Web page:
Use this URL to cite or link to this record in EThOS: https://ethos.bl.uk/OrderDetails.do?uin=uk.bl.ethos.746882
Title: Geography curriculum making in changing times
Author: Mitchell, David
Awarding Body: UCL (University College London)
Current Institution: University College London (University of London)
Date of Award: 2017
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Abstract:
This research examines the influences on geography teachers’ enactment of the curriculum. Geography education has a tradition of teacher-led curriculum planning and development. However, curriculum is also linked to society and economy. Accountability in schools has intensified and there is pressure on teachers to turn their attention away from geography and toward ‘learning’. This research helps to understand how geography teachers’ make the curriculum in current times. Data from teacher interviews, lesson observations, department meetings and curriculum plans are analysed by applying the curriculum making model (Lambert and Morgan, 2010). Four case studies are presented as ‘portraits’ of curriculum enactment in contrasting geography departments. Common themes are identified inductively across the four case studies and interpreted through the theories of curriculum making (ibid) and schooling in late-capitalist society (Hartley, 1997) to draw conclusions about how curriculum making can be influenced by the changing times. The research presents an original analysis of curriculum enactment which leads to two substantive findings. The first is that curriculum making is ‘hyper-socialised’ whereby teachers respond to the expectations of students and school managers by drawing from others in a collaborative process. The second finding is that, in order to sustain themselves, teachers can turn to their identity as geography teacher to resist pressure toward managerial and technical aspects of teaching. The findings contribute to the fields of geography education and curriculum studies by providing a social-economic explanation of curriculum enactment and a model of how geography teachers’ curriculum making can thrive in the future.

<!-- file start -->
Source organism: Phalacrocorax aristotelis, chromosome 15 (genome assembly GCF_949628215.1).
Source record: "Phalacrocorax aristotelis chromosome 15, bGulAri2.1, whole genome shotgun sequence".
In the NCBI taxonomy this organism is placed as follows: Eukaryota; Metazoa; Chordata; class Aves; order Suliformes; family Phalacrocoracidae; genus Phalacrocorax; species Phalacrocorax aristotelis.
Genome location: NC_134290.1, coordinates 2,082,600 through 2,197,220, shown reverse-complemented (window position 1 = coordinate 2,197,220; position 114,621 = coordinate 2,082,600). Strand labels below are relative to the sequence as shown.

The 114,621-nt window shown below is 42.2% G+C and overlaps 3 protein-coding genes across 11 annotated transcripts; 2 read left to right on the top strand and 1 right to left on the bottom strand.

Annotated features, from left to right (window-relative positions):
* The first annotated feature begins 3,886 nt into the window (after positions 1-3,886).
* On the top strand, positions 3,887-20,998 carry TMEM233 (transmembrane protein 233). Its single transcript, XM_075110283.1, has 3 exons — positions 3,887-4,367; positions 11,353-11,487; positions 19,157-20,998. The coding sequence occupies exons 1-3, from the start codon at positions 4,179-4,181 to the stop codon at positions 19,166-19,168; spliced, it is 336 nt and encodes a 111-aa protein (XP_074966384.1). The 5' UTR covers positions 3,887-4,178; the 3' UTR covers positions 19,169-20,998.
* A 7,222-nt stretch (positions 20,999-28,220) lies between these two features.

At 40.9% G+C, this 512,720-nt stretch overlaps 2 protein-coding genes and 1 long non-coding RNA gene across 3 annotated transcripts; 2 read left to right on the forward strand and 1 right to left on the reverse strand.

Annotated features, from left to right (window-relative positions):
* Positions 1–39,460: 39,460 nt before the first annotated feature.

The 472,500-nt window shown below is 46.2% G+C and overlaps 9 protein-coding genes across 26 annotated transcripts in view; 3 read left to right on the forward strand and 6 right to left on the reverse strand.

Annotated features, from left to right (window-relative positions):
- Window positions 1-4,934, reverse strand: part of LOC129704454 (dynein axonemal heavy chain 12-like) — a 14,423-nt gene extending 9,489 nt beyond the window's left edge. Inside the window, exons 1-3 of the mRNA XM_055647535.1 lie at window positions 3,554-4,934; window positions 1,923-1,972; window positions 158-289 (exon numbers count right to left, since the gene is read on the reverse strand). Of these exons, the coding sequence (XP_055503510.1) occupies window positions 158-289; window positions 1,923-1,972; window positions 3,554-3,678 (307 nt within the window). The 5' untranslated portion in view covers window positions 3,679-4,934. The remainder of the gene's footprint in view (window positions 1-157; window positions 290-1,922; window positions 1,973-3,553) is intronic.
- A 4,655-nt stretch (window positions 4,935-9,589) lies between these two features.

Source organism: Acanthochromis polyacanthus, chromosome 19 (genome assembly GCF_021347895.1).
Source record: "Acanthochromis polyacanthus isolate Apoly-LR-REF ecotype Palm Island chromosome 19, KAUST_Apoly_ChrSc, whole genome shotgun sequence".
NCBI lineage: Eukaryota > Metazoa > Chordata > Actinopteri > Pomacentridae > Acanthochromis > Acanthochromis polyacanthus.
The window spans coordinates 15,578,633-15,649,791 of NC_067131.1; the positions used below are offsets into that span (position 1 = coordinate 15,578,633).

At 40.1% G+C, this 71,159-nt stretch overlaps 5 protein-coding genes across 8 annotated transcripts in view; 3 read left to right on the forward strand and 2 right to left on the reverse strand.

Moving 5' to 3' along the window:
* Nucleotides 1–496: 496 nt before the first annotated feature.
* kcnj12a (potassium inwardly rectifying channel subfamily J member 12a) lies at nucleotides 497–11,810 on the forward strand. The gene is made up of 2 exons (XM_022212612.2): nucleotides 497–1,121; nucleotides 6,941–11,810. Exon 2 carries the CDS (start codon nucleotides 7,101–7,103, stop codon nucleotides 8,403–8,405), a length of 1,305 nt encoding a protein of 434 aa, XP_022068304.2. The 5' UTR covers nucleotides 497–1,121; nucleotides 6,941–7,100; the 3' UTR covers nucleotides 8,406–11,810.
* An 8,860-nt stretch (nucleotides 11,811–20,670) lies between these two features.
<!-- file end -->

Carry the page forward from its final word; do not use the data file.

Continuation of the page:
Supervisor: Brooks, C. Sponsor: Not available
Qualification Name: Thesis (Ph.D.) Qualification Level: Doctoral
EThOS ID: uk.bl.ethos.746882  DOI: Not available
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